Targeting specific demographics and psychographics is nothing new to marketers, but one restaurant chain is taking the concept to a whole new level. Chick-fil-A successfully alienated about half of the U.S population recently when its arguably homophobic president, Dan Cathy, made several statements that made clear in no uncertain terms his stance on gay marriage. (As I’m sure you’ve heard, it’s safe to say that he’s not in favor.)
Whether or not you support gay marriage, at issue here is whether you want an individual’s personal values driving your marketing.
While Cathy didn’t advertise his position or offer discounts to heterosexual couples, he might as well have, given all the media exposure his remarks garnered.
The company long known for its ubiquitous cows urging people to “eat mor chikin,” Chick-fil-A may itself be eating more crow, as protests across the country have some mayors of major cities such as Chicago and San Francisco saying that they don’t want the chain in their cities. And there have also been protests springing up across college campuses. On the other side of the bun, staunch conservative politicians have expressed support for the chain.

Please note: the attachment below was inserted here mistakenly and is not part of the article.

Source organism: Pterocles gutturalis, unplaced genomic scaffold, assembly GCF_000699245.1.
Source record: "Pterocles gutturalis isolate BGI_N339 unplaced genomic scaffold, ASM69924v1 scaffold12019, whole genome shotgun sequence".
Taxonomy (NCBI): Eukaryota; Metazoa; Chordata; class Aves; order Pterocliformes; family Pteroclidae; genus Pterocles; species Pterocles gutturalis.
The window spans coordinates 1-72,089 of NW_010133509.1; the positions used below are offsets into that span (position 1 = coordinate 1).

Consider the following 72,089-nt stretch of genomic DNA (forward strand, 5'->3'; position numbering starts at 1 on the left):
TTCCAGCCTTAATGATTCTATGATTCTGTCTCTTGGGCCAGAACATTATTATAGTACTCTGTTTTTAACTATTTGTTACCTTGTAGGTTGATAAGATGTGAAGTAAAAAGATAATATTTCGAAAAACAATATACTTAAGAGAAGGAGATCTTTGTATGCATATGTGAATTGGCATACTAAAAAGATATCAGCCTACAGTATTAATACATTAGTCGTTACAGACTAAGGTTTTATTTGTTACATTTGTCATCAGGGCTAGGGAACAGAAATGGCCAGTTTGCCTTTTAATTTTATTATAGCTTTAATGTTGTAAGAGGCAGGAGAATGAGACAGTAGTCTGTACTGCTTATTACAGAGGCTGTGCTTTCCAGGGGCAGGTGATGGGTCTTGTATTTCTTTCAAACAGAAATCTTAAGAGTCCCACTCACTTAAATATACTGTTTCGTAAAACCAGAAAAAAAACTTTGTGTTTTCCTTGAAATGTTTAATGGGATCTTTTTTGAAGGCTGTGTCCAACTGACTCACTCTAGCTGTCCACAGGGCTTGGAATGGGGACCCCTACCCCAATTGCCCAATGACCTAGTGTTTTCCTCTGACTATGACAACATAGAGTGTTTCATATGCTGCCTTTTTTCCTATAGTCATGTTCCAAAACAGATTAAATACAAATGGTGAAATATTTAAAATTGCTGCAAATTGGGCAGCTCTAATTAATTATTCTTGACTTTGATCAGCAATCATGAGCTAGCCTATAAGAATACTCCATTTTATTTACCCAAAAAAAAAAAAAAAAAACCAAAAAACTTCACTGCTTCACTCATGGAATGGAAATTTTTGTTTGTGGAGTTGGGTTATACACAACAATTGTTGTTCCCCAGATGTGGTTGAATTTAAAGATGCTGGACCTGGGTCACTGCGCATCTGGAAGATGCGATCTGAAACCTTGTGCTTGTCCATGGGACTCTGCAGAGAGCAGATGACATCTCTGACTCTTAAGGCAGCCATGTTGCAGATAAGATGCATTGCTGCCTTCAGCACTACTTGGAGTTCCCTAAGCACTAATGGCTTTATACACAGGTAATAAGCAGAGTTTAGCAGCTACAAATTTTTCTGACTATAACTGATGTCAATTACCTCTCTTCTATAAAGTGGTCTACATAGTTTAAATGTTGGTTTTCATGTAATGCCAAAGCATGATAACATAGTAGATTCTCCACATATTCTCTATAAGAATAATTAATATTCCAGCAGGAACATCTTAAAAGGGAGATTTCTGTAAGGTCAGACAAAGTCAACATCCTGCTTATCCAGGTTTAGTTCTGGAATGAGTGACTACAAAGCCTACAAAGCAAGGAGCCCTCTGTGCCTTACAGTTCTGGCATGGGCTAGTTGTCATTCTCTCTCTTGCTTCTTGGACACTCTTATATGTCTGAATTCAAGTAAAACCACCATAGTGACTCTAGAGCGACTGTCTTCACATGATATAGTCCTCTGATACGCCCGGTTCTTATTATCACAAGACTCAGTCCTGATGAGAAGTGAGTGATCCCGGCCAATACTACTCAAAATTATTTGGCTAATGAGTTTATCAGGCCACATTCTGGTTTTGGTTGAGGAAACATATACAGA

You know things have gotten out of hand when a chicken sandwich becomes a political rallying cry, but given the state of politics these days, nothing surprises me anymore.
So, back to personal values driving marketing. While it’s tough to take a stance against companies that support things like better schools and fighting breast cancer, maybe we’re swinging the pendulum way to the right and left, and creating positions that allow people to support companies that line up with their own beliefs, biases, and values. Should we go to the Hetero Hamburger Hamlet or Gay Taco? Or maybe we should choose between the Catholic Café and Lutheran Luncheonette. Hey, what about the Mormon Malt Shop?
As the U.S. becomes more polarized, marketers may be forced to take a stance on more than their products and customer service policies—and that’s going to require some innovative footwork to avoid alienating potential customers.